PTSD Combat is no longer being updated.

Find Ilona blogging at Magyar Etimológia and Etymartist.

Tuesday, May 02, 2006

Cloquet, MN: Troop Reintegration Program Update, Advice

An update and some advice from a Minnesota small town which came together in February to begin the work of offering 120 of their returning soldiers from the Duluth Guard unit a ground-breaking reintegration program. [See the following posts to get up to speed on this incredible story: 1 | 2] The first wave of troops have now gone through the Minnesota National Guard's program, and the Pioneer Press provides an update. Closing things out: advice by the program's director on how to improve your own community's support of its returning troops.

Click on 'Article Link' below tags for more...

From the Pioneer Press:

The 120 soldiers with the Cloquet-based E-Battery of the 216th Air Defense Artillery, of which Madrinich is a member, are among the first in the state to complete the Minnesota National Guard's pioneering program to ease the transition from war to home.

Since they returned, soldiers and family members have met every 30 days for briefings on military benefits and how to maintain mental health. Most local soldiers who have returned from an overseas deployment are able to transition smoothly into civilian life.

For a few, joy gives way to anxiety. "At first they are so glad to be back, they don't think they have any problems. And 98 percent of them don't," said Lt. Col. Susan Whiteaker, a member of the Army Reserves Combat Stress Team. "After two weeks to six months, though, things start to hit them."

Military experts estimate that 7 percent to 30 percent of returning soldiers will have trouble readjusting to civilian life.

We all know that hearing or reading something once is never enough to get you to change your habits. It's better to revisit a topic more than once -- only then will you have a good chance of incorporating that knowledge into your daily routines. That's the beauty of these types of reintegration programs. Teach positive skills early-on, and keep the negative ones from cropping up.

During a mid-March reintegration session at the Cloquet Armory, about 60 days after the unit's return, Whiteaker talked about anger management. Soldiers in the audience were busy whispering back and forth among themselves. "Hello. Can I have your attention, please?" Whiteaker's shouts echoed in the armory. "This is important. I may not be important, but this information is important to you."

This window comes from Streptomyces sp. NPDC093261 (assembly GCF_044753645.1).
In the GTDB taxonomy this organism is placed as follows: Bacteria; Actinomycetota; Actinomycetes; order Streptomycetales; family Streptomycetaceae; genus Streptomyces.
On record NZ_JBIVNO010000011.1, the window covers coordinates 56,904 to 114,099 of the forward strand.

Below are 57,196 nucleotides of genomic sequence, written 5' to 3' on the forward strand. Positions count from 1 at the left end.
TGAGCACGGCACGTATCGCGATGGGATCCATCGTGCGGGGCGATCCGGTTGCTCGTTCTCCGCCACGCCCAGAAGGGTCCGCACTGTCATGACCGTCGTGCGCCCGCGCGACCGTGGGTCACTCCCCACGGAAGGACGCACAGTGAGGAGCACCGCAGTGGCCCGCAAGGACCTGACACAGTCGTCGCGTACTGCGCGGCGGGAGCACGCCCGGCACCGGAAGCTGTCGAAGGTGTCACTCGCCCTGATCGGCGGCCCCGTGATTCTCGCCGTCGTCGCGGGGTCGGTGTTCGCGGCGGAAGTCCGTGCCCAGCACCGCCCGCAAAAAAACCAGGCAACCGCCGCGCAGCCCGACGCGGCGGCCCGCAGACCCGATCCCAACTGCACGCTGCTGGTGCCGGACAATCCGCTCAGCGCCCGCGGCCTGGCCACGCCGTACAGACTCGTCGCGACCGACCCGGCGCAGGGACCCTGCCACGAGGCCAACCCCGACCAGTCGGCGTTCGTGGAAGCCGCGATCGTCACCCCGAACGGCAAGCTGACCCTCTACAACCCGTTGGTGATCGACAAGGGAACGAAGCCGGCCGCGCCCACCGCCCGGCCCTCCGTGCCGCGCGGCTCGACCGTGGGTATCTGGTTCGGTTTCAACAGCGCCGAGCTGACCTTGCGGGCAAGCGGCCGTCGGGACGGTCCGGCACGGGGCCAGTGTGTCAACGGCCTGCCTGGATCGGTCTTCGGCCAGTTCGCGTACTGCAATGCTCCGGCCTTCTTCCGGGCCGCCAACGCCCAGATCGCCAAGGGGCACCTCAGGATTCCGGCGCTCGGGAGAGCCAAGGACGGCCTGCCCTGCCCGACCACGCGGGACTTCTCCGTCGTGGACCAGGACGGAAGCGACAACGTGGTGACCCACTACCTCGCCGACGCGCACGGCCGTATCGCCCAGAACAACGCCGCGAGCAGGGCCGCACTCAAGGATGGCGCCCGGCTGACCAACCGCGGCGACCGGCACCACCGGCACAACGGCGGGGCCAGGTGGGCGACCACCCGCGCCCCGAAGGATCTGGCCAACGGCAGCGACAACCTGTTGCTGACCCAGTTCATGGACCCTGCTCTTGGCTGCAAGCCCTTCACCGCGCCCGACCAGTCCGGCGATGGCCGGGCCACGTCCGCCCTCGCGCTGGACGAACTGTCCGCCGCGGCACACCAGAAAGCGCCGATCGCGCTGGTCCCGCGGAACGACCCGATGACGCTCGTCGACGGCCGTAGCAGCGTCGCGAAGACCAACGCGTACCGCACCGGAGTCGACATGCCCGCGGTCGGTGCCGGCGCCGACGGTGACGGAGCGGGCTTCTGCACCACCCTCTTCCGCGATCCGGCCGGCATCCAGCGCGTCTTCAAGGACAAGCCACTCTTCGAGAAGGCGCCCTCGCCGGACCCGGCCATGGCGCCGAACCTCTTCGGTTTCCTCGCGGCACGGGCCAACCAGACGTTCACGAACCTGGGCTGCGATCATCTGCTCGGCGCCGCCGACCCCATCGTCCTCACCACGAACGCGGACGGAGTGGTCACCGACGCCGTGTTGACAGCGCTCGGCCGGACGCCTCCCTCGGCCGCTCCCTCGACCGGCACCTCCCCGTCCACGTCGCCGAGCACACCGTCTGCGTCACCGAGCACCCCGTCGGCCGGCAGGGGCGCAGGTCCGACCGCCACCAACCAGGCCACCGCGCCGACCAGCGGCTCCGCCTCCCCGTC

Most soldiers quickly become so used to the chronic stress of a battlefield that they can go on working through just about anything, even, as Madrinich knows, if car bombs are exploding nearby. The military wants and needs soldiers to ignore that kind of stress and to use their anger as a fuel to fight the enemy, Whiteaker said. "But this is not a good adaptation when you come home again," Whiteaker said.

She offered tips and techniques to deal with overwhelming anger, from deep breathing to meditation. "It's hard to get this information across, but it's not impossible," said Maj. Cindy Rassmusen, also a member of the combat stress team. "People need to hear this more than once. Each person will pick out what's important to them," she said.

As the community began ratcheting up its program, Cloquet's Pine Journal pitched in by running an incredibly informative 4-part public awareness series starting in February. They are well worth taking a look at if your local community is interested in basing a reintegration program on their model:

Are you considering starting up a supportive reintegration program in your own community? If so, you might find the following advice (culled from the third article above) of great help:

Community Advice for Supporting Troop Reintegration

The process of readjusting to civilian life for returning combat soldiers is basically an eight-part process, according to National Guard Chaplain John Morris. Morris told community members at a special seminar at the National Guard Armory in Cloquet recently that the way ahead for returning soldiers must include: awareness, acceptance, education, healing and forgiveness, joining the community, growth, productive living and contributing to others. ...